JetBlue Airways plans to reduce its summer flight schedule in New York – with more airlines expected to follow – in response to the FAA’s concession that it lacks enough air traffic controllers to handle the expected seasonal air travel peak. 

Attempting to avoid the congestion, delays and cancellations that plagued US airports during the chaotic 2022 summer travel season, the FAA recently took the unusual step of allowing carriers to temporarily vacate some allocated take-off and landing slots at major Northeast hubs during upcoming summer months. 

Airlines can leave up to 10% of assigned slots unused without the risk of losing them to competitors, the FAA says. 

JetBlue Airbus A321neo 2

Source: Lukas Wunderlich/Shutterstock

JetBlue has already said it will cut flights to New York in response to the ATC shortage. Robin Hayes, JetBlue’s chief executive, recently told national media that “the system is not going to be workable this summer” if airlines do not cut flight schedules in the region. 

The FAA is offering “limited conditional” slot waivers at John F Kennedy International airport, New York’s LaGuardia airport and Ronald Reagan Washington National airport near Washington, DC. JetBlue, Delta Air Lines and United Airlines are expected to file requests for waivers – which will last from 15 May through 15 September – prior to the 30 April deadline.

“To help prevent disruptions, the agency will give airlines flexibility on slot usage requirements,” the FAA said on 22 March. “In turn, the FAA expects airlines to take actions minimising impacts on passengers, including operating larger aircraft to transport more passengers and making sure passengers are fully informed about any possible disruptions.”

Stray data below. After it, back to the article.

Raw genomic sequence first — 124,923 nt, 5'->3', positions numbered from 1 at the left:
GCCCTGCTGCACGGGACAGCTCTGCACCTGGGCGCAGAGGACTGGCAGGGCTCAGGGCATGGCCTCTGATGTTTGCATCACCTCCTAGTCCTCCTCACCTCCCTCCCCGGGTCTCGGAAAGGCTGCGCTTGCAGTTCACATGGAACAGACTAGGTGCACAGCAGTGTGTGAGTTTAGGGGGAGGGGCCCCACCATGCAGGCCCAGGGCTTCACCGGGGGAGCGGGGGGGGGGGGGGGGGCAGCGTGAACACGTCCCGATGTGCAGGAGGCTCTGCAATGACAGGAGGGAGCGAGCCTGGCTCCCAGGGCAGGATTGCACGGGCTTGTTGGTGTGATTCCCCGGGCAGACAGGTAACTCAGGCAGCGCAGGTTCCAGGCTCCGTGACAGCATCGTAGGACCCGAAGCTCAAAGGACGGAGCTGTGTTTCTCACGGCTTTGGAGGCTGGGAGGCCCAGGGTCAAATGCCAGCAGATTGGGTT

“The airspace complexity resulting from the close proximity of the major commercial airports serving the New York City region is a significant contributing factor to delays” at the region’s three major airports, the FAA adds. 

Due to the FAA’s emphasis on the use of larger aircraft, routes to smaller cities operated by regional jets are likely on the chopping block. The US regional airline industry is already struggling with a pilot shortage that has forced airlines to ground aircraft and to reduce air service to small and mid-sized airports.

Reduced airline operations to and from New York could particularly impact JetBlue, which is based in the region. In March, the airline made nearly 6,000 departures from JFK alone, according to Cirium data. 

The FAA says it is reducing its ATC training backlog in many regions but that staffing levels at the New York Terminal Radar Approach Control facility “continue to be below targets”.

In another step to help alleviate the pressure on New York’s struggling ATC system, the agency is reassigning about 100 sq miles (259 sq km) of Newark airspace to Philadelphia Terminal Radar Approach Control later this year.